|Number of nighttime heat waves (3 consecutive days with daily minimum temperature above historical 99th percentile), annual||#3dTmin>99th||BCSD5, BCSD3, ECHAM5-WRF|
|Precipitation, each calendar month [monthly average of daily average precipitation]||P_month||BCSD5, BCSD3, ECHAM5-WRF|
|Precipitation, fall (Oct-Dec), winter (Jan-Mar), spring (Apr-Jun), and summer (Jul-Sep) [seasonal average of daily precipitation]||P_months||BCSD5, BCSD3, ECHAM5-WRF|
|Number of days with 24-hour precipitation exceeding historical 90th percentile, October-March||Pwet>90th_OctMar||BCSD5, BCSD3, ECHAM5-WRF|
|Number of days with 24-hour precipitation exceeding historical 95th percentile, October-March||Pwet>95th_OctMar||BCSD5, BCSD3, ECHAM5-WRF|
|Number of days with 24-hour precipitation exceeding historical 99th percentile, October-March||Pwet>99th_OctMar||BCSD5, BCSD3, ECHAM5-WRF|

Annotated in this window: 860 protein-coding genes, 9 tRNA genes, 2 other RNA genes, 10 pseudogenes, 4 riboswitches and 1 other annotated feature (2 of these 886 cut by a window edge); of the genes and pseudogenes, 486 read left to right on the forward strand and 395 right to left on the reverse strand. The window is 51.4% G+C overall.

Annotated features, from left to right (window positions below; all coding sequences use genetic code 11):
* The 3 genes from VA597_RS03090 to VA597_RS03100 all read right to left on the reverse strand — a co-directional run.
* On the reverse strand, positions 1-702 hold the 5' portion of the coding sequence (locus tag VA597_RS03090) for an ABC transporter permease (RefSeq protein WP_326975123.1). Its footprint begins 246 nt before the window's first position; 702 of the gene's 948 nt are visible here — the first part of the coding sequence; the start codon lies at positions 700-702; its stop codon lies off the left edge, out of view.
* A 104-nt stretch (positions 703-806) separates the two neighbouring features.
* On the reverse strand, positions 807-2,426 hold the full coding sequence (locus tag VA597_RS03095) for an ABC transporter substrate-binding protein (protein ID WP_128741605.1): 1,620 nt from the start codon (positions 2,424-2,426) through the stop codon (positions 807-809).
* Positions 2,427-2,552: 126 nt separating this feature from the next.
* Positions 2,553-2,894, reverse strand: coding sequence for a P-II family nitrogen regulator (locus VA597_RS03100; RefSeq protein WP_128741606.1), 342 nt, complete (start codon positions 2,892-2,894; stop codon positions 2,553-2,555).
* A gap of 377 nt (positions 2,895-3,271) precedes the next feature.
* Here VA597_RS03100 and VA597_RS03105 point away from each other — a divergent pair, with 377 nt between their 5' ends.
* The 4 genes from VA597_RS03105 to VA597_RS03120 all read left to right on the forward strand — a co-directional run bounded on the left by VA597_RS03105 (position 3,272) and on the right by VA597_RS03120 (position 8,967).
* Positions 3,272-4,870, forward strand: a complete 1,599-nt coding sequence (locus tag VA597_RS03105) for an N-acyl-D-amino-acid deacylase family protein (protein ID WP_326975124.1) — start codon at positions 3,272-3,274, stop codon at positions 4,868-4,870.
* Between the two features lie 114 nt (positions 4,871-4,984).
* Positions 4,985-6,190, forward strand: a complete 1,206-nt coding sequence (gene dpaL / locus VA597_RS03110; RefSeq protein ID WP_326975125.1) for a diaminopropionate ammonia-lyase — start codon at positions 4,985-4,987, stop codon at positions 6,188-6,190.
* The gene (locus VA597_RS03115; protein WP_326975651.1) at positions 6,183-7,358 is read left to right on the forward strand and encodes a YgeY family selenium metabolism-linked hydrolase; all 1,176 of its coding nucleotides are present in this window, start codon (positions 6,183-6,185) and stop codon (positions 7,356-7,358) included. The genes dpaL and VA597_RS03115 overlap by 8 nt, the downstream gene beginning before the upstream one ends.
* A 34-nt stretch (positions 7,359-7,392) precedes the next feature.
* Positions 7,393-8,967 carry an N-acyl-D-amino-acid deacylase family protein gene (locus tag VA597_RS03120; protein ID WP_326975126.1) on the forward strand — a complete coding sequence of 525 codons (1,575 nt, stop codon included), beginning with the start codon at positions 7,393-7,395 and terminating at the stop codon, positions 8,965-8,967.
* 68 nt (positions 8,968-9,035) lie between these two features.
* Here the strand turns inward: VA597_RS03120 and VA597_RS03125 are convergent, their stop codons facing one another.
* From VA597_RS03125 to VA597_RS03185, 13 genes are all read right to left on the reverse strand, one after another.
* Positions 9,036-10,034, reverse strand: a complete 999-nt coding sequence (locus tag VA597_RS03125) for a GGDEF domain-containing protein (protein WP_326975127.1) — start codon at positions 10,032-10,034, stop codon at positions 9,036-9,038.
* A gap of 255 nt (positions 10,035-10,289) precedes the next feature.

|Number of days with 24-hour precipitation exceeding 2 inches (50.8 mm), annual||#24hP>2"||BCSD5, BCSD3, ECHAM5-WRF|
|Maximum 48-hour precipitation accumulation, annual||48hPmax||BCSD5, BCSD3, ECHAM5-WRF|
|Maximum 24-hour precipitation accumulation, annual||24hPmax||BCSD5, BCSD3, ECHAM5-WRF|
|Number of days with 24-hour precipitation equal to 3 inches (76.2 mm) or more, annual||#24hP≥3"||BCSD5, BCSD3, ECHAM5-WRF|
|Number of wet sequences (18-day cumulative precipitation exceeding 3.5 inches (88.9 mm)), October-March||#18dPwet>3.5"_OctMar||BCSD5, BCSD3, ECHAM5-WRF|
|Runoff, annual [annual average of daily runoff]||Qcombined||BCSD3, ECHAM5-WRF|
|Runoff, each calendar month [monthly average of daily runoff]||Qcombined_month||BCSD3, ECHAM5-WRF|